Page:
Greene Acres Lake reopens

CNJ staff photo: Tony Bullocks Kevyn and Amanda Flowers carry their 2-month-old daughter Kaliyah around Greene Acres Lake Wednesday while enjoying a warm and sunny day. They said fishing restrictions weren’t a concern but they wished the walking/jogging trail was wider.

By Kevin Wilson: CNJ staff writer

The lake at Greene Acres Park is open on a provisional release from the state.

“Fecal coliform levels are back within accepted limits,” Public Works Director Clint Bunch said Wednesday in a release from the city.

The lake had been closed since Feb. 27.

Swimming and wading is not allowed at the lake, a popular fishing area inside city limits.

Bunch said fishing is allowed, but on a “catch and release” basis under recommendation of the state environment department.

City Manager Joe Thomas said staff will check the water levels at least every other day for the next 30 days, while the lake is re-opened on a provisional status.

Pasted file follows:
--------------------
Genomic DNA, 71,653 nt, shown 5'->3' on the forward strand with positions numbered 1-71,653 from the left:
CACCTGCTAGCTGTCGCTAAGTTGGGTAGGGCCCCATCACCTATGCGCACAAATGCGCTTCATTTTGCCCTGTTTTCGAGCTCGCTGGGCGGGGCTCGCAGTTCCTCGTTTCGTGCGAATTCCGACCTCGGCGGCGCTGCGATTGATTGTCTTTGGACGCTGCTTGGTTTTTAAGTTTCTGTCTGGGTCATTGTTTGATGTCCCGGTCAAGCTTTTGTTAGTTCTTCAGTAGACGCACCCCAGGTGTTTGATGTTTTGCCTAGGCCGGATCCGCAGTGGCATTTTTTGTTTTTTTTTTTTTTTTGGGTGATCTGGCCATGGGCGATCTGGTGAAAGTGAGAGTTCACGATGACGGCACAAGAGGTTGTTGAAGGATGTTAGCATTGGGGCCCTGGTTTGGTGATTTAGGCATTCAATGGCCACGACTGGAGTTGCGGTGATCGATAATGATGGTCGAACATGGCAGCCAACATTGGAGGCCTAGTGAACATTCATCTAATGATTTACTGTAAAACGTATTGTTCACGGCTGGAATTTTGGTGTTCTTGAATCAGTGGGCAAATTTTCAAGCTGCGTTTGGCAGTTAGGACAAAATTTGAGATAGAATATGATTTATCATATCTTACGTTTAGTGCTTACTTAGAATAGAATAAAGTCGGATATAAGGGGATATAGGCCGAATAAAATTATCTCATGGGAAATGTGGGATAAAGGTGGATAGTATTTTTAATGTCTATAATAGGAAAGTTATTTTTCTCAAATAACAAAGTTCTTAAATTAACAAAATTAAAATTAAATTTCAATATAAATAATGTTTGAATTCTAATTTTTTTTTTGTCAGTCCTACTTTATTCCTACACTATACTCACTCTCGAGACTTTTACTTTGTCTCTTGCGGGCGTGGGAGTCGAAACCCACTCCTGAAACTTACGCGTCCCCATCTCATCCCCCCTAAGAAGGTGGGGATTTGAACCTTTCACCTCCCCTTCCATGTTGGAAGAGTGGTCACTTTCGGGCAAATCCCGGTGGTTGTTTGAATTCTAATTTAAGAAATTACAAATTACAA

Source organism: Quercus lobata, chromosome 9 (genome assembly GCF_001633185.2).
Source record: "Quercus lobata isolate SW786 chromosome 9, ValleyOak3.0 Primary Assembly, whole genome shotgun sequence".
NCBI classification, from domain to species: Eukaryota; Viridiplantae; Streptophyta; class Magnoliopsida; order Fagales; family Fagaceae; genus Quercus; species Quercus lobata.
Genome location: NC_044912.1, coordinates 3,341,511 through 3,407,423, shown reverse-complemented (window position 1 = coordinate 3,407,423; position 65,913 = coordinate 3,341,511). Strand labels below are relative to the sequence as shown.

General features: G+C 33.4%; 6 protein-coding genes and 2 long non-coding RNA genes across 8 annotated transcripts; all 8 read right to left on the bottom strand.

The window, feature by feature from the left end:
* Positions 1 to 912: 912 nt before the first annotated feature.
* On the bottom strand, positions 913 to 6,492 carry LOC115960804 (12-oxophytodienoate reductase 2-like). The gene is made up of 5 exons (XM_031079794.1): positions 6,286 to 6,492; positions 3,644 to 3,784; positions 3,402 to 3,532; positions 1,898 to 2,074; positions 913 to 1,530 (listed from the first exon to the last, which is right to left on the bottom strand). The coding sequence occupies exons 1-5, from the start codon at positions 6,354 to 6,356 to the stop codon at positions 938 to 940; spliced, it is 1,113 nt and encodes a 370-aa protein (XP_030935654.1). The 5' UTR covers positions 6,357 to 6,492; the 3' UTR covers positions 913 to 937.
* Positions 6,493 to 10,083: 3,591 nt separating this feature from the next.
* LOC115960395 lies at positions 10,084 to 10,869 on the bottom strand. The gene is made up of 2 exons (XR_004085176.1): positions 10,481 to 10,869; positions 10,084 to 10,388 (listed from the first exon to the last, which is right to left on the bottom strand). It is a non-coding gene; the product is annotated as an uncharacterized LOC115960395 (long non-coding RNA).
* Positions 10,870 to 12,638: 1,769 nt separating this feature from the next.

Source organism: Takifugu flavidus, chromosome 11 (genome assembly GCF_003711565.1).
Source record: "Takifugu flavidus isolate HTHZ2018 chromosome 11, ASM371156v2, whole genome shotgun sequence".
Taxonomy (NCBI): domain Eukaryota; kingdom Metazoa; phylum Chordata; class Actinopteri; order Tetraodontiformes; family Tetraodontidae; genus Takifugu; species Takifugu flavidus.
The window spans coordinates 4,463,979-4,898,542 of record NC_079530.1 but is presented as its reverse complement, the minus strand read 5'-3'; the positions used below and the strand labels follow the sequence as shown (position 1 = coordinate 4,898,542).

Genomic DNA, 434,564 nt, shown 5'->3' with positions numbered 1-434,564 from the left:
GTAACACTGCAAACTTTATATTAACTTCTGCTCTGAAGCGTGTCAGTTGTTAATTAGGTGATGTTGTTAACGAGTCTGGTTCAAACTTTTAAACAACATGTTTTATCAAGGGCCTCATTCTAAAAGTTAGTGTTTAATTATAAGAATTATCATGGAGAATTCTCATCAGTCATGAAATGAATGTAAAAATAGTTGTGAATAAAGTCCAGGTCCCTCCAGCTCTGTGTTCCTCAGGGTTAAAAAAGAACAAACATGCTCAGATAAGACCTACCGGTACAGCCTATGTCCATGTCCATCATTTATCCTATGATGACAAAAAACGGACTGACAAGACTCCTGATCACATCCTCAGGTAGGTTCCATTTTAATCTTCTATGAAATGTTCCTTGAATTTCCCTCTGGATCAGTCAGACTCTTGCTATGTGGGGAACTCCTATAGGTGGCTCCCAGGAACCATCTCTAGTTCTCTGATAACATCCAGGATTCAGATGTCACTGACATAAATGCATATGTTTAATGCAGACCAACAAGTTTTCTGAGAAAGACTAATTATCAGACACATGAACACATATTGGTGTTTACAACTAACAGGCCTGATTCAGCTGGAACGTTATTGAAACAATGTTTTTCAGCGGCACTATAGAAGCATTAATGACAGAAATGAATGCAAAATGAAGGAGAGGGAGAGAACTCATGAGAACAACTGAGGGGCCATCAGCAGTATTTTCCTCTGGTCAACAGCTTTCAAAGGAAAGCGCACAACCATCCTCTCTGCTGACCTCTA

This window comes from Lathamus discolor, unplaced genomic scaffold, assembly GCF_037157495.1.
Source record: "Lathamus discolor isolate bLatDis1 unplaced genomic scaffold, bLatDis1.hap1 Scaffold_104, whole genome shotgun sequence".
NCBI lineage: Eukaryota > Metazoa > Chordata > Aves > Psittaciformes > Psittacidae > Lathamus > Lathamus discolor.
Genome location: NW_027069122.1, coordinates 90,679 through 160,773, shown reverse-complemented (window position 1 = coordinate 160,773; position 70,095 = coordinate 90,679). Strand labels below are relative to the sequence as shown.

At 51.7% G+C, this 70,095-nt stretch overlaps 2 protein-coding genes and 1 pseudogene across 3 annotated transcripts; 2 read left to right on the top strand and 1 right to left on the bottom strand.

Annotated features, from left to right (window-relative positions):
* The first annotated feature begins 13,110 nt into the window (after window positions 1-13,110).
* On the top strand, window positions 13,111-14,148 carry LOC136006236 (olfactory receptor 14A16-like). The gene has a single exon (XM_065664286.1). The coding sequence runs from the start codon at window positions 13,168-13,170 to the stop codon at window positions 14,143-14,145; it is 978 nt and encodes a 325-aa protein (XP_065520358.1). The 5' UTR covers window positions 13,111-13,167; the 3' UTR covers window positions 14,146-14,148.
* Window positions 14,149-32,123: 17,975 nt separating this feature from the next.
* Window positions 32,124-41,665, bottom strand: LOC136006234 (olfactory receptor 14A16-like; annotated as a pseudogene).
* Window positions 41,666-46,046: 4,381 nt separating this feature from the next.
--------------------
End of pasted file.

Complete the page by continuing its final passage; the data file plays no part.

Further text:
According to the Environmental Protection Agency, fecal coliform is a bacteria associated with human or animal waste. The bacteria usually live in human or animal intestinal tracts, and their presence in drinking water is a strong indication of recent sewage or animal waste contamination.

“It’s not a health threat in itself,” said Heidi Krapfl, chief for the state’s environmental health epidemiology bureau. “What it does is when fecal coliform is high, there could be other potentially harmful bacteria.”

Glenn Saums, acting bureau chief of the state’s surface water quality bureau, said acceptable levels of fecal coliform vary by water use: Primary contact indicates the potential a person could ingest water, while secondary contact is associated with external contact (wading, fishing).

Saums said acceptable levels for primary contact are 410 coliform units per 100 ml for a single sample, or an average of 126 units per 100 ml for multiple tests.

Secondary contact is acceptable at less than 2,507 units per 100 ml or an average of 548 units per 100 ml over multiple tests.

Thomas said the most recent check of lake water tested below 30 units.

Thomas said the provisional basis will end in 30 days, provided the levels don’t get above 500 coliform units per 100 milliliters.

“It’s going to take something catastrophic to get it above that,” Thomas said.

Thomas said the “catch and release” status will also expire after 30 days. He said the state otherwise requires annual testing on the lake.